Sell the right to speed, suggests a minor candidate for the Nevada Governorship. (h/t Professor Reynolds.) The plan as outlined has a lot of deficiencies, starting with the fact that, if it’s really designed to generate revenue, the real money’s in selling such permits to transients. But the big deficiency is that it doesn’t think big enough.

My proposal is based on the structure of concealed-carry firearms licenses. The way those work, in most States, is that the applicant takes a class designed to teach him or her not to pull dumbass stunts with the gun. Armed with proof of satisfactory completion of that course, the applicant pays a fee and gets the permit. Evidence that this is a good way to do it comes from the fact that you have to run the statistics out to three decimal places to get gun crimes by CCFL holders to show.

Start with a course in high-performance driving, such as are offered by AMG, Bondurant, and many others, modified to focus more on day-to-day driving skills than on what to do on the race track. Add to that a detailed inspection of the vehicle by a graduate or teacher from such a school, to include actually driving it on a course designed to simulate common traffic hazards. With course completion certificate and inspection results in hand, together with the results of a medical examination certifying that he or she is unlikely to have a heart attack or other sudden problem while driving, the applicant then pays a fee and takes a real driving test on a course very similar to — perhaps the same one as — the one used for the vehicle inspection.

At this point we are head and shoulders — more like waist high — above the typical driver and vehicle. We know the vehicle is in good condition, and that the driver is healthy and knows what the f– he or she is doing behind the wheel. The permit issued is then prominently stamped with “U” for “unlimited”.

There would be several qualifications. At the top of that list: “Unlimited” is actually a misnomer. The driver and vehicle would be licensed to maintain a safe and reasonable speed according to road and traffic conditions.  Yes, that means he or she could let the Countach out to its maximum on a lonely Western Interstate — but it also means dropping the heaviest hammer possible on a licensee who blows by traffic at 55 in the first misty rain for the last few months, because no combination of vehicle and driver can overcome the greasy combination of accumulated road oils and moisture, and DUI by a “U”-license holder should be a capital offense. Not that anybody who actually knows driving would do such a thing; that’s reserved for idiots who think having a supercar, four-wheel drive, and/or special tires exempts them from the laws of physics.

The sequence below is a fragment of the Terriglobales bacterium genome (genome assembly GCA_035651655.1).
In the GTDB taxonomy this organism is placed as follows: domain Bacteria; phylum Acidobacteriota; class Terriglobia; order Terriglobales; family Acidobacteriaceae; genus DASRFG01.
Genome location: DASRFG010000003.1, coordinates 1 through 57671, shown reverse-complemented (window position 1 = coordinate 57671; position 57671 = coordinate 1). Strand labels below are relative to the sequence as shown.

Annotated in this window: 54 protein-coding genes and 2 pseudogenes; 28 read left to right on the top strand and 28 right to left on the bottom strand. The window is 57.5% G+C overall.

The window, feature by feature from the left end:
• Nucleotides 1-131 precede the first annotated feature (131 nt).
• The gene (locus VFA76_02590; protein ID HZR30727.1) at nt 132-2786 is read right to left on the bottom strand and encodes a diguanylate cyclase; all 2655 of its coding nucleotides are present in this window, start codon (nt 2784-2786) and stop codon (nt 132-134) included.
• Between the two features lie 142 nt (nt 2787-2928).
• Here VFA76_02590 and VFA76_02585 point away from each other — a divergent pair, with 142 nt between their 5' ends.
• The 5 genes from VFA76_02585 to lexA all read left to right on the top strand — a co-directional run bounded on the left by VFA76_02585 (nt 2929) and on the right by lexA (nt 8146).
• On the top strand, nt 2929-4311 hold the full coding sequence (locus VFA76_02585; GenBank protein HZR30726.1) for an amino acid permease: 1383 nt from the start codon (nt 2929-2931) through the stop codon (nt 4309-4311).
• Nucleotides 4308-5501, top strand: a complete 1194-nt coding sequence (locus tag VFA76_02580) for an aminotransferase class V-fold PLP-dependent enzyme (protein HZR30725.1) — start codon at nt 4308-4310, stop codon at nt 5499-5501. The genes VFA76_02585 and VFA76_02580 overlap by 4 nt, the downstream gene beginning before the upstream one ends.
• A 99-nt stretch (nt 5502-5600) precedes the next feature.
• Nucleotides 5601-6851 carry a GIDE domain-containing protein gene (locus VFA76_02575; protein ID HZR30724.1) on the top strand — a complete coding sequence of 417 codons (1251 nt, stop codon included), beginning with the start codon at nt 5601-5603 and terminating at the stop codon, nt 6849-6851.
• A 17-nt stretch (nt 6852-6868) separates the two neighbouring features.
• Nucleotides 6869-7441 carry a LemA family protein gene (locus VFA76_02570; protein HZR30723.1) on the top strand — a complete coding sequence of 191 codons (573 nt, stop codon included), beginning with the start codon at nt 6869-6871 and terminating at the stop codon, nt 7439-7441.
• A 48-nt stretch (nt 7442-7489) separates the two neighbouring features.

Both license and inspection would have to be renewed annually. The cost of the initial license would be designed to defray the costs of the driving test; subsequent renewals would then be pure revenue, except for periodic repeats of the driving test designed to insure the driver hasn’t forgotten how to do it. Vehicle inspections would have to be repeated often enough to insure that it was properly maintained — yearly, at least. How often to repeat the medical certification would depend on the driver’s age and any known medical conditions. This is almost identical to the requirements for a private pilot’s license, and why not? A pilot operates a high-powered machine under circumstances allowing for severe harm to people not involved — a crash in a residential area could mean the deaths of people who’ve never seen an airplane up close before — so the requirements are stringent but manageable.